- Chronic hepatitis in humans usually occurs without symptoms, and it is often diagnosed after blood tests performed for screening purposes. Differently than in dogs, several etiologic causes, such as alcohol, viruses, metabolic, autoimmune and hereditary factors, have been identified in men, even though the pathogenic mechanisms are not still completely clarified. The diagnosis of chronic hepatitis is based on patient history, serological tests, clinical context (i.e., the presence of metabolic syndrome, neurological symptoms, organ dysfunction). In variable percentage, chronic hepatitis may evolve to cirrhosis, the diagnosis being sometimes disclosed by the occurrence of acute complications such as variceal bleeding, encephalopathy, ascites, etc. Screening ultrasound in asymptomatic patients may reveal signs of unknown li-ver disease and incidental hepatocellular carcinoma (HCC).

- Alcoholic hepatitis. Ethanol abuse is a relevant cause of liver damage. The spectrum of disease ranges from fatty liver to hepatic inflammation, necrosis, progressive fibrosis and HCC. The pathogenesis of liver damage involves abnormalities of energy metabolism, oxidative stress and immunologic mechanism. Chronic alcohol use depresses the activity of all mitochondrial complexes, and causes hypoxia due to liver cells increased requirement deriving from ethanol metabolism. Alcohol also leads to increased liver oxidative stress trough generation of acetaldehyde; this molecule can form hybrid adducts with reactive residues acting on proteins or small molecules, mediating lipid peroxidation and nucleic acid oxidation (37). Ethanol intake increases intestinal permeability to a variety of substances, including bacterial endotoxins, that trigger proinflammatory cytokine release, namely TNF-alfa, TGF-beta, IL-6 (38). In addition, concomitant obesity and viral and iron overload aggravate the severity and the progression of alcoholic liver disease.

- Chronic viral hepatitis. In humans, five known hepatotropic viruses, the hepatitis A, B, C, D, E viruses (HAV, HBV, HCV, HDV, HEV) are etiologically linked to viral hepatitis. Of these, HEV, HBV, HDV and HCV are parenterally transmitted and can cause acute infection with a high propensity to become chronic with long term sequelae, such as cirrhosis and liver cancer. Viral contact generally involves transfusion of blood products, injection with contaminated needles, unprotected sexual activity, and vertical transmission.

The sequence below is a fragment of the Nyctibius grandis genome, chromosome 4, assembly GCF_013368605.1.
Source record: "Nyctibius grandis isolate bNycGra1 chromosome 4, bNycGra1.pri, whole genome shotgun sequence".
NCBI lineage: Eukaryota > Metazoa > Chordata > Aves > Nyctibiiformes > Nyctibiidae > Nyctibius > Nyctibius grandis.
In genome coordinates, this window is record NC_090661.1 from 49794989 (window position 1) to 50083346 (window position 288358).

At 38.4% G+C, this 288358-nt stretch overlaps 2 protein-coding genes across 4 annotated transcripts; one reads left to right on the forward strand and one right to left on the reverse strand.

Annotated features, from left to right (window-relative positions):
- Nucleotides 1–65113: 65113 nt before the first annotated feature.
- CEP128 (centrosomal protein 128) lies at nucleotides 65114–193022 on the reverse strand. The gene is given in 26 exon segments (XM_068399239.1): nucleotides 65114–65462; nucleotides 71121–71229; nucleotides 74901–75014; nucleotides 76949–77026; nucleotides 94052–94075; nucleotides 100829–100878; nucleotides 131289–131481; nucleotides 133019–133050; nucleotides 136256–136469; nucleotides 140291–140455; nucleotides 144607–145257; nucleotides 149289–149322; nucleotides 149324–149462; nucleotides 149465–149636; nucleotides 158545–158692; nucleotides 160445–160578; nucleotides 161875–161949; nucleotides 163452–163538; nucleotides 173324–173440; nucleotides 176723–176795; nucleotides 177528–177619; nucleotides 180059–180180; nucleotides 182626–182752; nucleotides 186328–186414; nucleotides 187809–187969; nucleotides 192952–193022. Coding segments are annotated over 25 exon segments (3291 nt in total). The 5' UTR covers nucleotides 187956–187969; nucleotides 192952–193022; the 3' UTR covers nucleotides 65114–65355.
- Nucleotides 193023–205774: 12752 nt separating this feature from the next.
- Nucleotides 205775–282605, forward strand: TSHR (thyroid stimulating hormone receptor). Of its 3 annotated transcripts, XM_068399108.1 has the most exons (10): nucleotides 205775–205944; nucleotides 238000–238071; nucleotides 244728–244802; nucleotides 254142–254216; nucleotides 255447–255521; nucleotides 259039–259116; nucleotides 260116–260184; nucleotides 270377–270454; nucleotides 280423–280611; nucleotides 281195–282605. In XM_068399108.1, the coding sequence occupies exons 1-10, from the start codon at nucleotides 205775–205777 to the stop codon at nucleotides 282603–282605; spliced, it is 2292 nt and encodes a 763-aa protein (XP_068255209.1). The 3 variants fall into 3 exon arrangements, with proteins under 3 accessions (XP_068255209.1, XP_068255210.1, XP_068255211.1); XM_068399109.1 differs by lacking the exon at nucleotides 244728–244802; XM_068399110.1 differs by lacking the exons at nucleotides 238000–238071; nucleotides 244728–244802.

These viruses are not cytopathic and hepatocyte necrosis is probably a consequence of cytotoxic T-cell response directed against membrane-bound viral antigens on hepatocytes.

Despite significant overlap in clinical manifestations, hepatitis viruses differ widely in their morphology, genomic organization and modes of replication.

HBV genome is a partial double-stranded circular DNA with sequences encoding the viral core (HBcAg), envelope (HBsAg), polymerase (P) and HBx proteins. The viral genomic DNA is transferred to the nucleus, where the partially double stranded DNA is circular-closed (cccDNA), and serves as a template for transcription of four viral mRNAs with the help of host RNA polymerase. The largest transcripted mRNA, also called pregenomic RNA, is used as a template to make new copies of the genome and to make the capsid protein and the viral DNA polymerase; pregenomic RNA is then transported back to the cytoplasm where the viral DNA polymerase makes a DNA copy. The viral particles begin to assemble at the hepatocyte surface and are then released. Sera of HBV patients carry large number of empty particles composed of envelope proteins, and the infected sera may contain also Dane particles, which represent the intact virus. The most effective measure of prevention is routine immunization for infants and high-risk individuals. Passive immunization is reserved to infants born from HBsAg carrier mothers. Therapy of HBV chronic hepatitis includes recombinant and pegylated IFN-alfa and nucleoside/nucleotide analogues (entecavir, telbivudine, adefovir, lamivudine, tenofovir). The goal of therapy resides on virus eradication and the delay or the interruption of disease progression.